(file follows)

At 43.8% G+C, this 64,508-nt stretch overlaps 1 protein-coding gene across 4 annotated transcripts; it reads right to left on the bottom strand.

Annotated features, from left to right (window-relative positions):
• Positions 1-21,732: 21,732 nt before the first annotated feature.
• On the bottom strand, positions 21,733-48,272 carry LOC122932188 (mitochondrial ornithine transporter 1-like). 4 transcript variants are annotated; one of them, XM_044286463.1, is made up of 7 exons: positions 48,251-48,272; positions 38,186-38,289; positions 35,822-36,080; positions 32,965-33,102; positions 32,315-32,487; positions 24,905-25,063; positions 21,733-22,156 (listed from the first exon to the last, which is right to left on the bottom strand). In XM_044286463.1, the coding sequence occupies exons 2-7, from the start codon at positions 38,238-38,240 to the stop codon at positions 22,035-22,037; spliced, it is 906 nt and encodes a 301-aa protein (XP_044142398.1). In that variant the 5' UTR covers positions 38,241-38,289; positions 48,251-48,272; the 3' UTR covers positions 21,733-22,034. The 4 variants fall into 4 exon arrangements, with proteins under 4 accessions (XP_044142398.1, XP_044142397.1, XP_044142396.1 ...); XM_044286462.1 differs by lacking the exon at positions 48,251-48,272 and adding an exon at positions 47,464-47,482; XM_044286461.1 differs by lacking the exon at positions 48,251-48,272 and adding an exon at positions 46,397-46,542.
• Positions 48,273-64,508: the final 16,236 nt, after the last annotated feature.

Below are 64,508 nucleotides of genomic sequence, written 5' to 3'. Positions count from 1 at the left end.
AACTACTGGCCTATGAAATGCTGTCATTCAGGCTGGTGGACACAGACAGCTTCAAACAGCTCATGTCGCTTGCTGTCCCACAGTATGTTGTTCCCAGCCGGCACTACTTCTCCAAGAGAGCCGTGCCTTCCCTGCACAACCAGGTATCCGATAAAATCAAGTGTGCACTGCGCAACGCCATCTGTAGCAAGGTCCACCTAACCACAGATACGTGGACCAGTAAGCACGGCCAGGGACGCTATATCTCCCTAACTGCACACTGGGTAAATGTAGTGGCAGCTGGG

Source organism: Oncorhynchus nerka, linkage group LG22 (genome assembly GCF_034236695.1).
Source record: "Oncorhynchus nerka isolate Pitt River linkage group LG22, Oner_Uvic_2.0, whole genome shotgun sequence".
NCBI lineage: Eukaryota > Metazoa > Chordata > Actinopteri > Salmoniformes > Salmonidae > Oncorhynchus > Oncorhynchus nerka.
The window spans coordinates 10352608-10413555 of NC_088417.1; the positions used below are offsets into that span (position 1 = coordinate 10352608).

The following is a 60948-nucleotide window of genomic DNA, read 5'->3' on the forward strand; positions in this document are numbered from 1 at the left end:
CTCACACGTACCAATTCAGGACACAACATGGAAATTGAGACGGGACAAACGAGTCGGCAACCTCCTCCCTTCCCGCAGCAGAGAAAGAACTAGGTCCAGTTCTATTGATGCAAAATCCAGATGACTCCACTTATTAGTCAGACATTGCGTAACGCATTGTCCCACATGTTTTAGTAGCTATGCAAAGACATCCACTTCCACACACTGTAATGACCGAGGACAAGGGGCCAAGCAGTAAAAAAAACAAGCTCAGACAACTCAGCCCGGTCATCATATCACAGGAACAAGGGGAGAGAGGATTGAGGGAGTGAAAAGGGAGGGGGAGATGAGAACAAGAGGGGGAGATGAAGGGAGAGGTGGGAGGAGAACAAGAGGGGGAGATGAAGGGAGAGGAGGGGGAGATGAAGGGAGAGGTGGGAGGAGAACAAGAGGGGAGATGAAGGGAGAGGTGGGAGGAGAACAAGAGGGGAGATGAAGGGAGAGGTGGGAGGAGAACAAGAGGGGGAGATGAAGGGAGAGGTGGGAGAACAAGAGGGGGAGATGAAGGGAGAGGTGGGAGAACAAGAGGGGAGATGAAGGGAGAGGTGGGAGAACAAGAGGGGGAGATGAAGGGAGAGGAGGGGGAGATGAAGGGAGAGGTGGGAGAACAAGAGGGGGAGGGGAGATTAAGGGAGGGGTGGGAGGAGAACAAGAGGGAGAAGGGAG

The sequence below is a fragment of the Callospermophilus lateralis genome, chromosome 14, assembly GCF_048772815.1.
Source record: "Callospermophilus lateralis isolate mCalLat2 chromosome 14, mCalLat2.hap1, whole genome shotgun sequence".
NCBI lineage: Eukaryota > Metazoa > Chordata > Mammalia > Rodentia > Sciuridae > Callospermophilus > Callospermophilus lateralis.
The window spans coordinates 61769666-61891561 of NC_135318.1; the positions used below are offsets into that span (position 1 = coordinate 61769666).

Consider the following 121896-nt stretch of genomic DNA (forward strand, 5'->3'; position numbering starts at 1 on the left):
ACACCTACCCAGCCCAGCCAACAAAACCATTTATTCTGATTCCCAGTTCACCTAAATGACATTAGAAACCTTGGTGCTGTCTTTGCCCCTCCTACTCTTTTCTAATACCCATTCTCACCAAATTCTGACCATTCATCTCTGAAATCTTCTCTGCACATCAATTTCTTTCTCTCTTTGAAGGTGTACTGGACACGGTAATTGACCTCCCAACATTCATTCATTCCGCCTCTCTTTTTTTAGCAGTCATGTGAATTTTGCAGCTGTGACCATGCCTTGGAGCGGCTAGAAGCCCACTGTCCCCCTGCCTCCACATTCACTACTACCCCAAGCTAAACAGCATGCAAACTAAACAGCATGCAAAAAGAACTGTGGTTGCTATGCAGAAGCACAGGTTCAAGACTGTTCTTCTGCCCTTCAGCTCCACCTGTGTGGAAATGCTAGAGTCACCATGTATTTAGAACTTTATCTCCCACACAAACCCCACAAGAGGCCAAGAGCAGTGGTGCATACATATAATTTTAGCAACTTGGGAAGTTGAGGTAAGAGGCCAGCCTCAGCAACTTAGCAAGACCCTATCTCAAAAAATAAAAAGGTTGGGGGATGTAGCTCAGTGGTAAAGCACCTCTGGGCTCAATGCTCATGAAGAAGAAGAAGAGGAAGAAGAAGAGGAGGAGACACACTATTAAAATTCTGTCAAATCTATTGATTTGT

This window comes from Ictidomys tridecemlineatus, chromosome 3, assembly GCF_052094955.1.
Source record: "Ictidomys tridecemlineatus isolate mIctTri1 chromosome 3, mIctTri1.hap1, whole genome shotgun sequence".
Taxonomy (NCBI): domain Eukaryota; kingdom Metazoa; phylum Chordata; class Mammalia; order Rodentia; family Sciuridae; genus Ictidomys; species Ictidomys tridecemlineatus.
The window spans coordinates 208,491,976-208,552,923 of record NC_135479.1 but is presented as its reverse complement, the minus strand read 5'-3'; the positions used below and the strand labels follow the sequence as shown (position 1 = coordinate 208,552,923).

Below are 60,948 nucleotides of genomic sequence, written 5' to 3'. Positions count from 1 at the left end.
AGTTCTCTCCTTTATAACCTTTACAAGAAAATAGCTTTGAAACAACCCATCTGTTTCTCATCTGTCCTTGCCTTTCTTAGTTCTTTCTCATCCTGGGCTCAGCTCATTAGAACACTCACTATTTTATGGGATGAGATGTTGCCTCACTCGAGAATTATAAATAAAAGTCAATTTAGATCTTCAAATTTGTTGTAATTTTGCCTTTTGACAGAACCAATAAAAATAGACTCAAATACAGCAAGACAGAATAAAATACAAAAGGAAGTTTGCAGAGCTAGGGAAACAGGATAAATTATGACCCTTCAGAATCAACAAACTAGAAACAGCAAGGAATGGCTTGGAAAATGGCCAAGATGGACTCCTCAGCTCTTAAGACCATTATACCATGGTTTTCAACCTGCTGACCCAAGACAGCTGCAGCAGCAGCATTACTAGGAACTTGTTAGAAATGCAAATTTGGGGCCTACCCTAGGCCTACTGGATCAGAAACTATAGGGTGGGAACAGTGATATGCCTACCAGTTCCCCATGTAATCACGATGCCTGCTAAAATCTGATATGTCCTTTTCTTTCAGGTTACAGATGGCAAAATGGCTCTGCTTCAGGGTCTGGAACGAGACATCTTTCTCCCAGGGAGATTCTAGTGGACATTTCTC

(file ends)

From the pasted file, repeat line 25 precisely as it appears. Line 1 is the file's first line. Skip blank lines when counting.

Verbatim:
AGTTCTCTCCTTTATAACCTTTACAAGAAAATAGCTTTGAAACAACCCATCTGTTTCTCATCTGTCCTTGCCTTTCTTAGTTCTTTCTCATCCTGGGCTCAGCTCATTAGAACACTCACTATTTTATGGGATGAGATGTTGCCTCACTCGAGAATTATAAATAAAAGTCAATTTAGATCTTCAAATTTGTTGTAATTTTGCCTTTTGACAGAACCAATAAAAATAGACTCAAATACAGCAAGACAGAATAAAATACAAAAGGAAGTTTGCAGAGCTAGGGAAACAGGATAAATTATGACCCTTCAGAATCAACAAACTAGAAACAGCAAGGAATGGCTTGGAAAATGGCCAAGATGGACTCCTCAGCTCTTAAGACCATTATACCATGGTTTTCAACCTGCTGACCCAAGACAGCTGCAGCAGCAGCATTACTAGGAACTTGTTAGAAATGCAAATTTGGGGCCTACCCTAGGCCTACTGGATCAGAAACTATAGGGTGGGAACAGTGATATGCCTACCAGTTCCCCATGTAATCACGATGCCTGCTAAAATCTGATATGTCCTTTTCTTTCAGGTTACAGATGGCAAAATGGCTCTGCTTCAGGGTCTGGAACGAGACATCTTTCTCCCAGGGAGATTCTAGTGGACATTTCTC